Can Leadership be Learned?

The more I read about leadership, the more unique characteristics come to the forefront. Good leaders are rarely equated with those who can effectively draft a strategic plan, create a vision statement, or can balance a budget. Instead, good leaders are consistently described as humble, enthusiastic, caring, etc.

I’m not convinced that such characteristics can be learned in a leadership program. Instead, these characteristics are cultivated over a very long period of time. Perhaps leadership development should be less about strategy and more about philosophy, less about praxis and more about meditation.

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4 Responses to Can Leadership be Learned?

  1. I think you may be on to something, given your the leadership traits you described. I think one possible distinction is thinking about leadership as a position/title vs. one’s capacity to help others improve.

    When I think about ed. leadership graduate programs, I see them geared towards positions (i.e. principal or special education director) which may be a slightly different direction than your implied definition of leadership (capacity). Does that make any sense?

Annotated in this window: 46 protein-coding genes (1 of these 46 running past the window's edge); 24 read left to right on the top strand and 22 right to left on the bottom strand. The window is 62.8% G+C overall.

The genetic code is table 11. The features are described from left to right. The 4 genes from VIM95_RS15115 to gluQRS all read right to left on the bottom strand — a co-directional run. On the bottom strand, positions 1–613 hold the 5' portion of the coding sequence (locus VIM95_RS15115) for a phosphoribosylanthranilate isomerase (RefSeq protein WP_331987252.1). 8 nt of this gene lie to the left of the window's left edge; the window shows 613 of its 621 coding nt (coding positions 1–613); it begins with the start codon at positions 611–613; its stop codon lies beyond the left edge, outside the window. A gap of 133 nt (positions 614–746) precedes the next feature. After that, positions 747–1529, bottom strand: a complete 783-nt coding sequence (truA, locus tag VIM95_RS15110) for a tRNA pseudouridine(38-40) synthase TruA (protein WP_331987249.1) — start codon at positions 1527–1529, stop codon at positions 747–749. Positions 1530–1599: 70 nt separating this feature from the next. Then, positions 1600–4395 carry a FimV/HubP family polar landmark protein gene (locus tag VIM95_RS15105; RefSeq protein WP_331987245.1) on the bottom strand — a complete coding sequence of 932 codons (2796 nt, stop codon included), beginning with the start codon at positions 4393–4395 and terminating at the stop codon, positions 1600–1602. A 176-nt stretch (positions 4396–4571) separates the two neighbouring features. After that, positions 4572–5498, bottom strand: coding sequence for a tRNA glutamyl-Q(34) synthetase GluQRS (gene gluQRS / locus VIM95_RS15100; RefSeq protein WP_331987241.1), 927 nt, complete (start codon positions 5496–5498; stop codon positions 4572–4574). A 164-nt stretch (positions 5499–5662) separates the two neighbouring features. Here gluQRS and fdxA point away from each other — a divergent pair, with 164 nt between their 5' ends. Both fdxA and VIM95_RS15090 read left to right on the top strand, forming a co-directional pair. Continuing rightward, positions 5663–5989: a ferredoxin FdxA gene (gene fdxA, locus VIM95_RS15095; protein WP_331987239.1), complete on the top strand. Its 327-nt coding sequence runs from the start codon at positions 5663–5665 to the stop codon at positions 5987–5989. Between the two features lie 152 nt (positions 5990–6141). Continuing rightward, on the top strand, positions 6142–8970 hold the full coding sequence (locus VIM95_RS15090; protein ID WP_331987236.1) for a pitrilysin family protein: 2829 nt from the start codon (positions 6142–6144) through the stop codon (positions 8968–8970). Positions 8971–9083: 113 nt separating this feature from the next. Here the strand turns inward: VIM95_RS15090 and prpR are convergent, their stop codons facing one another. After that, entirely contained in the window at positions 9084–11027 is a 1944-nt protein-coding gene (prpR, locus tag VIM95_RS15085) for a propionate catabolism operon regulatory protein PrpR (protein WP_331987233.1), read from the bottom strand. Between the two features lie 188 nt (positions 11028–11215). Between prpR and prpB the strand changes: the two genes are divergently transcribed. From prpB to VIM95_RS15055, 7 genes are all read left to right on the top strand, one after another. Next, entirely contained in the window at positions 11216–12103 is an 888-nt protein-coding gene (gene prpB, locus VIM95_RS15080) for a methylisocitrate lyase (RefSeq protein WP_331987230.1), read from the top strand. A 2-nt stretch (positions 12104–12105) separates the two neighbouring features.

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    • jerridkruse says:

      It does make sense, but maybe leaders (& leadership programs) should focus less on the position. ;-)

      That said, I know there are practical realities to consider as well as licensure requirements. So, it’s a balancing act, like all things.

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  2. Liz N says:

    When I think about what I do in my current role and where I feel effective, I fall back to things that I learned about effective teaching in my MAT program and not the leadership things I learned through my leadership classes. I would argue that I’ve learned more about leadership by watching effective and ineffective leaders in their roles.

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